Microsoft has released a PowerPoint presentation that will help common users and developers understand how it is going to be with Windows 10. The initial slides suggest that there will be just one Windows 10 instead of Windows Home, Windows Student etc. There will be Windows 10 for device families instead of Home, Student, Pro etc versions.
The Journey To One Windows
Microsoft had hinted about Standard edition and Enterprise edition in its previous press notes. So we can expect that instead of Windows 10 Home edition or Pro edition, there will be Windows 10 for different device categories: IoT; mobile; PCs, etc. as described below.
The presentation suggest that Windows 10 will have six varients:
- Devices and IoT (the bare minimum Windows 10 to support Internet of Things)
- Windows phone (feature rich depending upon the type of hardware available)
- Windows Standard for PCs, laptops, convertibles etc
- Windows for Hololens
- Windows for Xbox
- Windows for Surface Hub, a huge screen that has multiple user input useful in meeting rooms and classrooms.
The next few slides show how the approach to using Windows 10 will be uniform. There will be just one marketplace for all the Windows related apps so that users need not get confused as to from where to download apps for their devices. These are followed by slides that show how Windows 10 uses a consistent approach for all platforms as well. With a consistent platform, multiple device families will support common interface, common natural inputs, common toolset for developers, a common marketplace and again common APIs for developers of Windows apps. In short, Windows 10 will be tuned to each form factor.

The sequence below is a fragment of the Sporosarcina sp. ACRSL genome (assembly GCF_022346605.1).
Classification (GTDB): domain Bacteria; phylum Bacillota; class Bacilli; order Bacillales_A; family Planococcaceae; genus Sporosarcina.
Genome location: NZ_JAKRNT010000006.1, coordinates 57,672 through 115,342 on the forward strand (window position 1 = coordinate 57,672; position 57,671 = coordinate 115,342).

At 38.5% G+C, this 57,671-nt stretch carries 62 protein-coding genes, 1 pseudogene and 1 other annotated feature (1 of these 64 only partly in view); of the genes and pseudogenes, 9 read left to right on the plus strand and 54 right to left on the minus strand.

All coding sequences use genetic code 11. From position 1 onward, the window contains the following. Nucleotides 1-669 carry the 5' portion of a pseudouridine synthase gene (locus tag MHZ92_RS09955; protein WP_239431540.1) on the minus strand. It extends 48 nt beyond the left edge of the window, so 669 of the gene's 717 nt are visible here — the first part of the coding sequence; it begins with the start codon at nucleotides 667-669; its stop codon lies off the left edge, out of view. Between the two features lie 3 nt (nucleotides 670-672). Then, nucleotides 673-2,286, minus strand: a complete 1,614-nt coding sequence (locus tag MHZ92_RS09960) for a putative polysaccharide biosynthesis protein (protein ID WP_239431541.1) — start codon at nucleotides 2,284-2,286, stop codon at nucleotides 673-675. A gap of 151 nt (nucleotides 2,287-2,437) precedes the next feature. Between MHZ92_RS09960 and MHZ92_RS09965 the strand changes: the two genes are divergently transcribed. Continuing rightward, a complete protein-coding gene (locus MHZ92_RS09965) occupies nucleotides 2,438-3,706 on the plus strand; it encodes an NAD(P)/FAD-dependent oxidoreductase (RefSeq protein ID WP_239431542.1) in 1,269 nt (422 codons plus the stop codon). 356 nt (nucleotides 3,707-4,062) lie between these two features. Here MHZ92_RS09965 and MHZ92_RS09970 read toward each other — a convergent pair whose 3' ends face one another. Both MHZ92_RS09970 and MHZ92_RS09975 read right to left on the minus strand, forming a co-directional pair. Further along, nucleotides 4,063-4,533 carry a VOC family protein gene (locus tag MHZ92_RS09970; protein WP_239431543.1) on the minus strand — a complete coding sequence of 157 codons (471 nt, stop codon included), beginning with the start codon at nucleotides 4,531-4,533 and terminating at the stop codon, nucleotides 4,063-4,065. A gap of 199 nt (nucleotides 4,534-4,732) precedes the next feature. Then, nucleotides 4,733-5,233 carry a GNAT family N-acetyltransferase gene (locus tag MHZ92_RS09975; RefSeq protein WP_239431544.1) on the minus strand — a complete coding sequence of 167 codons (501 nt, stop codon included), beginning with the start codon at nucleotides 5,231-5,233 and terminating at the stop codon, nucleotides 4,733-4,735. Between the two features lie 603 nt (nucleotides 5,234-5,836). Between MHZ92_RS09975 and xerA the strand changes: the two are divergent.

The remaining part of the Microsoft presentation talks to app developers as how to develop apps that will interact with Windows 10.
In the presentation, it has used the term Windows Apps for Windows Universal Apps. Thus Metro apps or Modern apps or Windows Store apps or Universal apps will now go by the name of the Windows Apps
Since there will be a common toolset and common API for Windows 10, app developers need not create different versions of their apps. One app will be sufficient for all types of devices: mobile phones, desktops and tablets etc. Developers need not worry about what platform to choose as single platform service will make sure their apps get maximum visibility and run across all types of device families: IoT; mobiles; PCs etc.
Coming to apps on Windows 10, the apps will communicate via API with Windows 10 which, in turn, communicates with the underlying DDI (entry point for device drivers). Then the DDI will pass on instructions to device drivers. All these actions, when bundled into a program (or Windows app), will run on any Windows device family such as PCs, mobiles, tablets etc. because the API would be common to all device families.
The further you go into the presentation, the more it talks about the facilities being provided by Microsoft to app developers, so that they can create Windows apps easily. For example, it lists that Visual Studio will provide IDE, build tools and Windows SDK. Developing Windows universal drivers will make sure the app can be deployed on all Windows 10 devices.
You can check the entire Microsoft presentation here using PowerPoint Online.